43 Flaws Fixed in Mac OS X, QuickTime

Apple ships two separate updates to fix serious code execution holes affecting Mac OS X and the QuickTime media player.

Apple Computers security update train rumbled into the station late May 11 with fixes for a whopping 43 Mac OS X and QuickTime vulnerabilities.

The companys Security Update 2006-003 patches 31 flaws in the Mac OS X, most of them serious enough to cause "arbitrary code execution attacks."

Apple also shipped QuickTime 7.1 as a major security overhaul to correct 12 code execution and denial-of-service flaws.

The Mac OS X mega update includes patches for Apples flagship Safari browser and Mail client.

According to the advisory, the Safari fix covers a flaw that could allow file manipulation or code execution if a user is lured to a maliciously rigged Web site.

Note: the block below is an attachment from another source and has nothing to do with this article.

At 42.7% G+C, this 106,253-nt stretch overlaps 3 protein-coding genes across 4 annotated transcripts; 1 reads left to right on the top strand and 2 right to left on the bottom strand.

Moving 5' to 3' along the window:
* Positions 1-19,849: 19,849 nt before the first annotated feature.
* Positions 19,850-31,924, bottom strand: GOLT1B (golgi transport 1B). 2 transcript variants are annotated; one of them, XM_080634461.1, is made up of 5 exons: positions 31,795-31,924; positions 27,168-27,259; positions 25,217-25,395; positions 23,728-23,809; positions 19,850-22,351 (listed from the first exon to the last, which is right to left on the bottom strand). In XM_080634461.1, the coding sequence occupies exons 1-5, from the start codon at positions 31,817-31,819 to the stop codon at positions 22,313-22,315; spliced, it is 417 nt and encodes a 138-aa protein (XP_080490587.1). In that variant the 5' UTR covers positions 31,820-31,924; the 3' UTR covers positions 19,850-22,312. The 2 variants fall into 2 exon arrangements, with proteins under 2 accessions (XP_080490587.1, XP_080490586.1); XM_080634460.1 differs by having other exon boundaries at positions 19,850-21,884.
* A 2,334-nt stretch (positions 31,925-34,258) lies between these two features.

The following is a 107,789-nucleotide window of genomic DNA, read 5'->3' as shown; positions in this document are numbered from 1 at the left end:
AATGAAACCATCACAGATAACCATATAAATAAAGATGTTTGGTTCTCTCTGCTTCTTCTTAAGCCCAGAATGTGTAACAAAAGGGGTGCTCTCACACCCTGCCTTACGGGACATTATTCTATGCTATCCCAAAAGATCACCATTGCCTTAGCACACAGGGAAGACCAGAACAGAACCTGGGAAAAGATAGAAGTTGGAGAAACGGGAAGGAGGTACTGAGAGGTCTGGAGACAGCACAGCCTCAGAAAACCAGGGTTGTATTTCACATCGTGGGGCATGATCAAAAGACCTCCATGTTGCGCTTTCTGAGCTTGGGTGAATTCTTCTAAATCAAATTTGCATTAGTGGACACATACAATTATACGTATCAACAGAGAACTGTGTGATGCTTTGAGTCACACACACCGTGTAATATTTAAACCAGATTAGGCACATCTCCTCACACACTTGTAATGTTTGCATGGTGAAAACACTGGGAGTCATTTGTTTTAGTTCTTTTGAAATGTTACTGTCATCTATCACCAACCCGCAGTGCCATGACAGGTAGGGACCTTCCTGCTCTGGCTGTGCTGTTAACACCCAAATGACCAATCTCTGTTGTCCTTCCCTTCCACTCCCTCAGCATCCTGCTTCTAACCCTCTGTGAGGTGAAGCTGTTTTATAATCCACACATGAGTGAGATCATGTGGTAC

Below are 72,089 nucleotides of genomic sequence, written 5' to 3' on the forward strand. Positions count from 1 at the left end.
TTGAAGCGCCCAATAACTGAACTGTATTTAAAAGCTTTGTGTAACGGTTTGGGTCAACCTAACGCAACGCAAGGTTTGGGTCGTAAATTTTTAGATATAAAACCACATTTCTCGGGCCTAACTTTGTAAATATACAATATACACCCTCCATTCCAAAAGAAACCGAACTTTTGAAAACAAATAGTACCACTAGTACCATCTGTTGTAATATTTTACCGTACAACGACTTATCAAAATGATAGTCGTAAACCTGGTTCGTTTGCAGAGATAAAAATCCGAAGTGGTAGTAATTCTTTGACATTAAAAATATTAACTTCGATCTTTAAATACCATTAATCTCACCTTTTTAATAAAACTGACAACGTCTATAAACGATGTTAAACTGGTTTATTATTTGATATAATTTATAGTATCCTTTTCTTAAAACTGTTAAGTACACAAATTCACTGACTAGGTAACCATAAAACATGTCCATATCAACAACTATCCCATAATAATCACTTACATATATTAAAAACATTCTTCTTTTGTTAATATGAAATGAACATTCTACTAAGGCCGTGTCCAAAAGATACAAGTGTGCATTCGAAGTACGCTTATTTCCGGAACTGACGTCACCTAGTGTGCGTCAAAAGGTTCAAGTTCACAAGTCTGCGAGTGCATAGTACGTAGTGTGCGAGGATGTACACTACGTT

In Mail, Apple said the bug could allow harmful code execution if a user is tricked into viewing a malicious e-mail message.

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"By preparing a specially crafted e-mail message with MacMIME encapsulated attachments, an attacker may trigger an integer overflow. This may lead to arbitrary code execution with the privileges of the user running Mail," the company said.

The Mac OS X update also fixes code execution vulnerabilities in AppKit, ImageIO, BOM, CFNetwork, ClamAV, CoreFoundation, Finder, FTPServer, FlashPlayer, LaunchServices, libcurl, Preview, QuickDraw and QuickTime Streaming Server.

In the QuickTime 7.1 update, Apple ships 12 fixes for "application crash or arbitrary code execution" vulnerabilities.

The QuickTime bugs can allow a malicious hacker to launch successful attacks using different vectors; a specially crafted JPEG image; rigged QuickTime movies; specially created Flash, MPEG4 or H.264 movies; or maliciously crafted FlashPiX or BMP images.

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